If your conscience is pricked feel free to click on the “Donate” button, any proceeds from which will go toward enhancing the rapidity of new video production.

Future videos will also be available for purchase one section at a time (perhaps $0.99 – $1.99 per segment depending on the video) or $15(?) for the complete product.  I am still noodling that and working out the logistics with Webmaster Tim.  If this interests a large enough audience I hope to produce three or four 2-hour-ish videos per year.  If not, maybe one or two at the most, one being more likely.  In which case it will take me almost twenty years to get through the list I have already.




Intro To The Donsbarn.com Video Empire

One of the exciting developments at The Barn on White Run in recent months has been our ongoing embrace of video as a teaching device to share what I’m doing with you. Here is the introductory video “blurb” to give you a hint as to where we will be going over the coming months and years (depending on my health, wealth, and wits). My long-term plan is to produce a completed video over several months, then post a chapter of it on-line, perhaps one per week, until the entire contents are available. Then, move on to the next video until I run out of things to teach and show.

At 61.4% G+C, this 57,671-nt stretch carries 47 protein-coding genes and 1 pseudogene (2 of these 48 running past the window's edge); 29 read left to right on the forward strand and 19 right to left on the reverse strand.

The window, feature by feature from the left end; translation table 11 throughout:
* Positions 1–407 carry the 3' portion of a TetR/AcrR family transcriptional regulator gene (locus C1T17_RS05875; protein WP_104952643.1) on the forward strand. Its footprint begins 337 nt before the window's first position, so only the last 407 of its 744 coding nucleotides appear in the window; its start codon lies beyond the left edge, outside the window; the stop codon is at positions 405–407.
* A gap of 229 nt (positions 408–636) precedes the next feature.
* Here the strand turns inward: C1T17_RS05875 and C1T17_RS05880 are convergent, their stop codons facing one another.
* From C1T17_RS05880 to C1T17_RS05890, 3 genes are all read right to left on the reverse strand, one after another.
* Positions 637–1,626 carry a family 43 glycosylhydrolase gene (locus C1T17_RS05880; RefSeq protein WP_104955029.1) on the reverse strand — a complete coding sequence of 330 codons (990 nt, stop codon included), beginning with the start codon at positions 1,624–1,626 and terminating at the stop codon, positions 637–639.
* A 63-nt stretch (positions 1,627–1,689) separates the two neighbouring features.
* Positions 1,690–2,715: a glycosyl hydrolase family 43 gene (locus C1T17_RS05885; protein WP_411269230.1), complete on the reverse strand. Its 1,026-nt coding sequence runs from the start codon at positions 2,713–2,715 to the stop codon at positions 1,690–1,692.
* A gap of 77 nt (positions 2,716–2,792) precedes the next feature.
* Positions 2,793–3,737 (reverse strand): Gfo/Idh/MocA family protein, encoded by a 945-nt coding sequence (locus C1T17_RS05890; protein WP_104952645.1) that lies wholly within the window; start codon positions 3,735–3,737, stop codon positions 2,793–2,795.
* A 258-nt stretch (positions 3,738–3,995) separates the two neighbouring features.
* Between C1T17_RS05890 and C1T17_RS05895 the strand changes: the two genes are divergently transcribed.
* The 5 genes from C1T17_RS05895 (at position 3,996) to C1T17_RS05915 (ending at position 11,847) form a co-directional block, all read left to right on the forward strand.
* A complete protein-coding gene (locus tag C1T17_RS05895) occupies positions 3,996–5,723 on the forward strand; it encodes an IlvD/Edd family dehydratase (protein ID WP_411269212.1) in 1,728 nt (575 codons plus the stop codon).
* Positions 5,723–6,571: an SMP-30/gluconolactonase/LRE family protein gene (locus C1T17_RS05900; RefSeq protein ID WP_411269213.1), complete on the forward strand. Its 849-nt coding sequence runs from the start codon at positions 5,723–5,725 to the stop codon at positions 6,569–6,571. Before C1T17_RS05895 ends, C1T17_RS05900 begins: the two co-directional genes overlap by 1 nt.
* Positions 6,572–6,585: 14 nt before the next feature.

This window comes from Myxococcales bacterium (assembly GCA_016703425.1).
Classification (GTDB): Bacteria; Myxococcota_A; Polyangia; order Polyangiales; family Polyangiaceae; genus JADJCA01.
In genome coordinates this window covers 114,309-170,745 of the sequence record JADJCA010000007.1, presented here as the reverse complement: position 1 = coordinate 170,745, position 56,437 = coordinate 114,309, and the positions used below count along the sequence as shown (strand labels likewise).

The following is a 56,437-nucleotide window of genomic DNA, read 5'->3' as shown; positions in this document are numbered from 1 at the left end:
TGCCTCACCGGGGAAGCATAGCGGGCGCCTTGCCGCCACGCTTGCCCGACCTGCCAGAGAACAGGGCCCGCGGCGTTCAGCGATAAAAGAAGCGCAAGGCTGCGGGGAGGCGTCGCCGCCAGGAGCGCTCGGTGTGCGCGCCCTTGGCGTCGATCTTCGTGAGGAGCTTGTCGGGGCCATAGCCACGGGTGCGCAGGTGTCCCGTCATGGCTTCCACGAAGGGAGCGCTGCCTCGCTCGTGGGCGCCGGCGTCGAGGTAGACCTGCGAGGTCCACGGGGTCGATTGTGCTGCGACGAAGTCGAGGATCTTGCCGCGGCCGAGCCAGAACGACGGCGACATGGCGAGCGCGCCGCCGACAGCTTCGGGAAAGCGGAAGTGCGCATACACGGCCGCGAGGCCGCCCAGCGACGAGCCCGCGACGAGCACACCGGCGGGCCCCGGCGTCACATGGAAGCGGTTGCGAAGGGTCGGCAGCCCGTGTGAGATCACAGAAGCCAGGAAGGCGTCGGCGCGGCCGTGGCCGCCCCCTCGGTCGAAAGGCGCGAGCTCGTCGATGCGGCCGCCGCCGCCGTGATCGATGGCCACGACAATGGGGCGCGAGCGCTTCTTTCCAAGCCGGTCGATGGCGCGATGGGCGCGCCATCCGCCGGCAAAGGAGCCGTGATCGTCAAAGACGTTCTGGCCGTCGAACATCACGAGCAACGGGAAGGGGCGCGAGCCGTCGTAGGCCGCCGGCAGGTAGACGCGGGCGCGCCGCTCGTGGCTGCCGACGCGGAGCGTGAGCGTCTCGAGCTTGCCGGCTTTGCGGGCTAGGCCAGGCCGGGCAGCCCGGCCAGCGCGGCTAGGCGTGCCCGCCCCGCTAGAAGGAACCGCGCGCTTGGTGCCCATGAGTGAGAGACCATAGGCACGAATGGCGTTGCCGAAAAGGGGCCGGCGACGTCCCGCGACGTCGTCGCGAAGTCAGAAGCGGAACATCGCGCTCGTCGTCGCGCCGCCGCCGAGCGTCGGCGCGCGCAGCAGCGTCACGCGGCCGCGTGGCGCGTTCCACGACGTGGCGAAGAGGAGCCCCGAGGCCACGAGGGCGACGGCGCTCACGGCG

We are this close (fingers 1/64″ apart) to having the first one ready to go.  It’s roughly 110 minutes long, divided into thirteen chapters with the first one appearing some time next week I hope.  Since it is our first effort I will be posting these video chapters for free, but subsequent offerings will have a modest price tag.  More details about that later.

I hope you will find the viewing as enjoyable as I am finding the making.

Introducing the Video Enterprise